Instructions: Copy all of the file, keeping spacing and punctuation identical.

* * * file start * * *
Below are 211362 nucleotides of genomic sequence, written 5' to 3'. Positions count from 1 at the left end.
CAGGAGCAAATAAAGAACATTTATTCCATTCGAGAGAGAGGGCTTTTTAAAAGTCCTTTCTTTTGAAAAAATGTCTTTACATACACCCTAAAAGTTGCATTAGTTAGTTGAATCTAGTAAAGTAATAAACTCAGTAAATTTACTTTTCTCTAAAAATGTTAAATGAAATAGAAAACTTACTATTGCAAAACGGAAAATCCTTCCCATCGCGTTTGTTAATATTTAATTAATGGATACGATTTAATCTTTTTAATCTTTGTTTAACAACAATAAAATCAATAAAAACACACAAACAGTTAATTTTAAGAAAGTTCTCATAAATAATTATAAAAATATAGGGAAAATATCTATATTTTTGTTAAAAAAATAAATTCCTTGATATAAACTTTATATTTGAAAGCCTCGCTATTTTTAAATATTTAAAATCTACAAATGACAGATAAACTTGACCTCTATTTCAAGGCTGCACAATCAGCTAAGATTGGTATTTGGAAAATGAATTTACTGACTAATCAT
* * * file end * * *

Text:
Below are 211362 nucleotides of genomic sequence, written 5' to 3'. Positions count from 1 at the left end.
CAGGAGCAAATAAAGAACATTTATTCCATTCGAGAGAGAGGGCTTTTTAAAAGTCCTTTCTTTTGAAAAAATGTCTTTACATACACCCTAAAAGTTGCATTAGTTAGTTGAATCTAGTAAAGTAATAAACTCAGTAAATTTACTTTTCTCTAAAAATGTTAAATGAAATAGAAAACTTACTATTGCAAAACGGAAAATCCTTCCCATCGCGTTTGTTAATATTTAATTAATGGATACGATTTAATCTTTTTAATCTTTGTTTAACAACAATAAAATCAATAAAAACACACAAACAGTTAATTTTAAGAAAGTTCTCATAAATAATTATAAAAATATAGGGAAAATATCTATATTTTTGTTAAAAAAATAAATTCCTTGATATAAACTTTATATTTGAAAGCCTCGCTATTTTTAAATATTTAAAATCTACAAATGACAGATAAACTTGACCTCTATTTCAAGGCTGCACAATCAGCTAAGATTGGTATTTGGAAAATGAATTTACTGACTAATCAT